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Wednesday, April 14, 2021

Maritime Logistics Professional

March 25, 2020

St. Lawrence Seaway/Great Lakes Shipping Season Commences

© Daniel / Adobe Stock

© Daniel / Adobe Stock

The St. Lawrence Seaway’s 62nd navigation season kicked off on Tuesday with the transit of the Canadian-flagged cement carrier NACC Argonaut through Lock 8 on the Welland Canal.

Then, in the early hours on Wednesday morning, first U.S.-flag commercial vessel transited the locks at Sault Ste. Marie, Mich., signaling the start of the U.S. fleet's 2020 sailing season.

The Seaway’s Montreal / Lake Ontario section will open on April 1 this year, eight days after the opening of the Welland Canal. This hybrid approach will enable the International Joint Commission to move record volumes of water out of Lake Ontario in order to provide relief to lakeshore communities battered by high water levels.

The so-called “lakers” that ply these waters carry materials such as iron ore for steel, stone and cement for construction, grain, coal, sand and salt, deemed essential to ensuring citizens can weather the COVID-19 storm. Federal and state governments recognize the critical importance of Seaway and Great Lakes shipping by including the sailors, dock workers and other key support personnel on the list of essential workers.

“With the COVID-19 outbreak, we are living in exceptional times. We witnessed a tremendous response by our employees and members of the broader marine community in overcoming a range of obstacles to ensure that the Seaway can open,” said Terence Bowles, President and CEO of the St. Lawrence Seaway Management Corporation (SLSMC). “The St. Lawrence Seaway provides an essential transportation service that literally feeds nations around the world, including Canada and the U.S., and supplies the inputs which keep many of our industries operating. We will strive to do our part during this difficult period. We are implementing recommended preventive measures to protect the health of our employees, including working from home where possible.”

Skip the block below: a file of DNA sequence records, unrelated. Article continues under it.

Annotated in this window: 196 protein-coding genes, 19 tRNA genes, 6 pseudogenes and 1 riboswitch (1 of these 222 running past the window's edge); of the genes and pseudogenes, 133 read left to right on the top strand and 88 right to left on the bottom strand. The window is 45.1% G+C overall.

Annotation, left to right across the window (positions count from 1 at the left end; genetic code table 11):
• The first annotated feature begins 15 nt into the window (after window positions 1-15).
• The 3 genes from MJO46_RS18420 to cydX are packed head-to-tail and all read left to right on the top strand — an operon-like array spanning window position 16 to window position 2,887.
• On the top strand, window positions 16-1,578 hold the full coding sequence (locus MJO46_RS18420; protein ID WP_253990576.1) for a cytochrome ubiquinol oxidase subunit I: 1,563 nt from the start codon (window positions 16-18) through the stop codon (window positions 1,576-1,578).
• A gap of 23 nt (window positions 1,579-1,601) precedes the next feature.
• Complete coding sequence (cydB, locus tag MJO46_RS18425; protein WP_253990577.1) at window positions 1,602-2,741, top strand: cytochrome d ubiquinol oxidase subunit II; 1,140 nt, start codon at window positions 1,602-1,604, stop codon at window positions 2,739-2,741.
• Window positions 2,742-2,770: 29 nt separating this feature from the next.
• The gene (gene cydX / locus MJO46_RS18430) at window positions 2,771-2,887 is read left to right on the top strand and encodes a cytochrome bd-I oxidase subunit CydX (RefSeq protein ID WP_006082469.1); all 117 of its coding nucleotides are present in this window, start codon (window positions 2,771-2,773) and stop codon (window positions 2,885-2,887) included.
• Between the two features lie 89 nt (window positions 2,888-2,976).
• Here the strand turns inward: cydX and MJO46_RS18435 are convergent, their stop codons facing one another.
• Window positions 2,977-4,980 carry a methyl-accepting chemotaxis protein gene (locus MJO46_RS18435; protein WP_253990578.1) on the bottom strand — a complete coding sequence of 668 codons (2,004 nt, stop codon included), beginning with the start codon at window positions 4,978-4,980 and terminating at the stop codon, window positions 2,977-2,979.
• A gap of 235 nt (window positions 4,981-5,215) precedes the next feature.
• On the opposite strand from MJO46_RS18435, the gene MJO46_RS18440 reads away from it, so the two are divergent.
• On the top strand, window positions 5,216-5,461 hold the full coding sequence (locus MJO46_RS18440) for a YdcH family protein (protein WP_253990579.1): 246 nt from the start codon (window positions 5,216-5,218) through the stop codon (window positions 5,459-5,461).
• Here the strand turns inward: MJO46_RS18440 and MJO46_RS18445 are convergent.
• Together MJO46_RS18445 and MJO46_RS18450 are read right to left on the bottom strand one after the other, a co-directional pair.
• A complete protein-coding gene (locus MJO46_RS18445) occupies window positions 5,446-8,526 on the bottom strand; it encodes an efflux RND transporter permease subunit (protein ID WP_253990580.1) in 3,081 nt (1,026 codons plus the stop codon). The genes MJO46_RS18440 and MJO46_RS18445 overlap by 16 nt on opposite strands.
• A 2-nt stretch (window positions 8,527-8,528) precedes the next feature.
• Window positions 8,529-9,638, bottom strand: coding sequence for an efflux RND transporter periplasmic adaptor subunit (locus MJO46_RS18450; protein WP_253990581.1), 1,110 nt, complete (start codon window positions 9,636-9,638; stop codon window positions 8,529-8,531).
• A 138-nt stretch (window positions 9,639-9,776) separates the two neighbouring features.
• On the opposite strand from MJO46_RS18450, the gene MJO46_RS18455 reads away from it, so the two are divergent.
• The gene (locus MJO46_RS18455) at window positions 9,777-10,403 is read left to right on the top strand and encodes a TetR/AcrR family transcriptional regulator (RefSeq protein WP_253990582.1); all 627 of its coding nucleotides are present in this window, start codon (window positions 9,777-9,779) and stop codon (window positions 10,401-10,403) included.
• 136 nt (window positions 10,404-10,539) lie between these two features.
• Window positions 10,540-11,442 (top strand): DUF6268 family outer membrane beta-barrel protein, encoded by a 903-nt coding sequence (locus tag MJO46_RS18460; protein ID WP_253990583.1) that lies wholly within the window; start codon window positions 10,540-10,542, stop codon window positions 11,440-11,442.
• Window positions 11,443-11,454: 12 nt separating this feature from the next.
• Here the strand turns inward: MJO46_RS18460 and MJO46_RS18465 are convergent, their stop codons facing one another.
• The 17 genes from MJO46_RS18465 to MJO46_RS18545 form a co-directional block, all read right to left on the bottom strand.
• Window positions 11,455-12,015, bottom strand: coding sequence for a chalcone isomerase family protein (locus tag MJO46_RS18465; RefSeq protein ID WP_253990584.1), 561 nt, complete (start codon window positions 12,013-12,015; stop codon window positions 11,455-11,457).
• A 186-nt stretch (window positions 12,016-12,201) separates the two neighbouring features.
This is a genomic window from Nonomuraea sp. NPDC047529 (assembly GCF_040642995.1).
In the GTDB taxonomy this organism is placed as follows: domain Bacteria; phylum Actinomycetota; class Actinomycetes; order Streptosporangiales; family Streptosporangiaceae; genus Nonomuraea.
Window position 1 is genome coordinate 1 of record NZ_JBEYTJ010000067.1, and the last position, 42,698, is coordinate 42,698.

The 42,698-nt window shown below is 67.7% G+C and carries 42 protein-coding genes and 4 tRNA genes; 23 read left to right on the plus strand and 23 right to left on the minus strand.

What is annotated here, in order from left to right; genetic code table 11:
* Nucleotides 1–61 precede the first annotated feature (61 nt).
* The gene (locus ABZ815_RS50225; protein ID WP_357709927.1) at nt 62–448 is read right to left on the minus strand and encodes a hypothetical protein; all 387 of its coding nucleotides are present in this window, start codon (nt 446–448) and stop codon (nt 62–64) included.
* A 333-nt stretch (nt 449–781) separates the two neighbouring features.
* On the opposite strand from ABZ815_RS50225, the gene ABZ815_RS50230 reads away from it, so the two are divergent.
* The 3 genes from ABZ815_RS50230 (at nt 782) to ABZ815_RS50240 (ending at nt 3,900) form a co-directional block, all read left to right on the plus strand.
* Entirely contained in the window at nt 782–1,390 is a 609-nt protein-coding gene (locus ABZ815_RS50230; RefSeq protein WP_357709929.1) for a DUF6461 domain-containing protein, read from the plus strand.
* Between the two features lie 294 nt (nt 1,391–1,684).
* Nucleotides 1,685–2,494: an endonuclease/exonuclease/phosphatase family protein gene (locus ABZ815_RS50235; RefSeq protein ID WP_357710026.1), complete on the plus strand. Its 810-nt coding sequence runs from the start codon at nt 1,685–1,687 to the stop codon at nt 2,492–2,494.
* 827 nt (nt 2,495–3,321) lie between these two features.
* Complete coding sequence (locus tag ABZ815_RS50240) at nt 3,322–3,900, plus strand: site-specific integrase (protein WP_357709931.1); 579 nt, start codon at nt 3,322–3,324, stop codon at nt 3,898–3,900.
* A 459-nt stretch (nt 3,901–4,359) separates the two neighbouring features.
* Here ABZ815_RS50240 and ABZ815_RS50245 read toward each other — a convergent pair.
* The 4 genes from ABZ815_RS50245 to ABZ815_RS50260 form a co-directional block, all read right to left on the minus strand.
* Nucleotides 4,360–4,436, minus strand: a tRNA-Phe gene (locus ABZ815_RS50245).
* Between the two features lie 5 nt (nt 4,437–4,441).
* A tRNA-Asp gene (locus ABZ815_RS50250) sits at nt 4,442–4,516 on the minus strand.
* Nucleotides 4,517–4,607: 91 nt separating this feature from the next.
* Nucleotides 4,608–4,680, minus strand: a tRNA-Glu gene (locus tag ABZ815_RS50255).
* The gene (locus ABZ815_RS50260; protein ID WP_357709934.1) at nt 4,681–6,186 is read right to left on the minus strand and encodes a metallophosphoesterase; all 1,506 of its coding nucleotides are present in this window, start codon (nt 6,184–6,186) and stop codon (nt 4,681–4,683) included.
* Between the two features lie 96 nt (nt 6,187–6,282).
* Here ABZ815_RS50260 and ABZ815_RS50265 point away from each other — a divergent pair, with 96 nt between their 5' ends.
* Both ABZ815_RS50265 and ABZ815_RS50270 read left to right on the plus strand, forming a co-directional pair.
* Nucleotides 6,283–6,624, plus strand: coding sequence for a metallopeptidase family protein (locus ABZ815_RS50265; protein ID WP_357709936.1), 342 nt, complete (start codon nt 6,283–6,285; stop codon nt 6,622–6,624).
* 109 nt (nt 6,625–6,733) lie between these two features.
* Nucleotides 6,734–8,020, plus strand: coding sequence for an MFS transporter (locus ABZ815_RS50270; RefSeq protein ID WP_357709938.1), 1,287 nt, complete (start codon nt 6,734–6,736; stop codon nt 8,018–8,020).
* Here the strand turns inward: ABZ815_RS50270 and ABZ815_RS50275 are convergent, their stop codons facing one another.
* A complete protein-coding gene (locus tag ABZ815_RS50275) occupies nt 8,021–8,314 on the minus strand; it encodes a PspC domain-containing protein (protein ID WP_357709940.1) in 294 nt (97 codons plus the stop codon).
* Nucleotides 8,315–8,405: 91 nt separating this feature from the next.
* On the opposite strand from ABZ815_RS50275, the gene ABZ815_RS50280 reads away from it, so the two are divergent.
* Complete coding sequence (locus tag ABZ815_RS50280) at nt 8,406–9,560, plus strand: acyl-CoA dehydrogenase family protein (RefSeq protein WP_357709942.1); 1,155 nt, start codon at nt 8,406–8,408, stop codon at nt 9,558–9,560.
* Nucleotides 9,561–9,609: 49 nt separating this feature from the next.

“Since February, a tremendous team focus has gone into getting the fleet outfitted and sailing safely with healthy crews. This has been a truly concerted effort by the sailors, the vessel operators, U.S. Coast Guard, Centers for Disease Control, U.S. Army Corps of Engineers, public health officials, the Great Lakes dock and port operators, and service providers that keep our fleet sailing,” said Jim Weakley, President of the Lakes Carriers’ Association.

“Our first priority is the men and women sailing the vessels. Our efforts are focused on preparedness, prevention and response to ensure their safety from the impacts of COVID-19. We’ve tried to anticipate as many contingencies as possible and prescribe the actions to counter them,” Weakley said.

“To keep the U.S.-flag fleet of lakers sailing, our crews are away from their families for weeks at a time. This is a difficult time to be separated from your family, but the men and women of the U.S.-flag fleet accept the challenge and know the vital role they play in keeping the rest of America working,” Weakley added. “We also thank the men and women of the U.S. Coast Guard who facilitate our voyages by breaking ice and setting buoys. We recognize their need for additional resources and their sacrifice.”

Craig H. Middlebrook, Deputy Administrator of the U.S. Saint Lawrence Seaway Development Corporation, said, “Every navigation season brings opportunities and challenges and the 2020 season will be no different. While the opportunities and challenges change each year, what remains constant are the safety, reliability, efficiency and environmental performance advantages of waterborne transportation. The Seaway Corporations continue working every day to ensure that these advantages are realized as fully as possible in our binational waterway.”